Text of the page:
"Patience is key," says Joseph Fox, a London-based freelance photographer. Imagine you want to take a shot of a nice monument or statue but for some reason it just doesn't look great in your pictures. "If you spot something you want to photograph but it doesn't quite look right then wait for 10 minutes, see how the light changes, until it's exactly how you want it. Also try different angles; people have a tendency to take pictures from eye level but sometimes if you kneel or stand on a bench you might get the better shot."

If in doubt, make it black and white

"A lot of what makes a good photo is the quality of the light," Clark says. "It's best to wait for good light at the beginning of the day or late evening. If I shoot something in the middle of the day when the light is kind of bad, I end up doing a lot of post-production compensation. If you have to take your shot in the middle of the day, just turn it to black and white – it looks instantly better."

The most important camera is the one you have with you

"You don't use a camera phone any differently than you would do a normal compact camera," says Tom Bradley, whose work on epilepsy in Sierra Leone was published in The New York Times. He is also working on a photo-documentary on the effects of leprosy. "If the subject is interesting, the moment is right and the composition is good, then you can get a great photo whether you're using a camera phone or a £20,000 Leica."

Get to know your phone's quirks

The delay between pressing the button and taking the picture varies between phones. For example, on the iPhone it only takes the picture a second or two after you release the camera button but on the Samsung Galaxy Note having lots of apps running will slow the speed down from being almost instant to a few seconds.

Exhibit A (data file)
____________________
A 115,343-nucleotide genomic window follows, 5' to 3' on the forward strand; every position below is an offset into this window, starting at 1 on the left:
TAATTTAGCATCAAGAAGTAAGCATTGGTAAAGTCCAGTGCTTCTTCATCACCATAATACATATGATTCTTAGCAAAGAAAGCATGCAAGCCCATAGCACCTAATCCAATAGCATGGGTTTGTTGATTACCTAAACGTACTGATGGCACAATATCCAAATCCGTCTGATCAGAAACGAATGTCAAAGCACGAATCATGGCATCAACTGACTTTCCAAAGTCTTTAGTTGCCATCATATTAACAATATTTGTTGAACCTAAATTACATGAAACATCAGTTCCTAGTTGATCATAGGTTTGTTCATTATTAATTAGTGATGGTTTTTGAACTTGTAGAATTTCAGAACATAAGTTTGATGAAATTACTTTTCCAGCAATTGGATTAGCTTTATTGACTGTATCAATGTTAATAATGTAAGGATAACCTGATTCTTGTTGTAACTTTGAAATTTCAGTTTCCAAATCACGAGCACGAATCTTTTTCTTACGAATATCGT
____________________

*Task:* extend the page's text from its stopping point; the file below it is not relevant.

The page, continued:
Take a lot of pictures of the same thing

Gone are the days of being constrained by a 24-exposure film. Now you can get snap happy. "A lot of people shoot once and then walk off," Clark says. "That was fine back in the day but now you can shoot several pictures of something and move around. It works – I've been doing that for 38 years." When you look back over your pictures, select one or two that you think work and then try to analyse why they work. With practise, you'll find that you need to take fewer snaps to get that perfect shot.

Shoot what you love

"Don't be nervous. The one thing to do is just shoot," Clark says. "On Instagram, people often shoot what they love and I think that will make a big difference to how you feel about your photographs. The most important thing is how you feel about your own photography. If I walk away happy from a job then generally the client is happy."

Keep a photo diary

The more you use your phone to take photos, the better you'll get. Clark takes 30 photos a day on his phone. "The smartphone has become a diary of my life. I take pictures of my daughter or my life and I take pictures of my documents as backup for everything."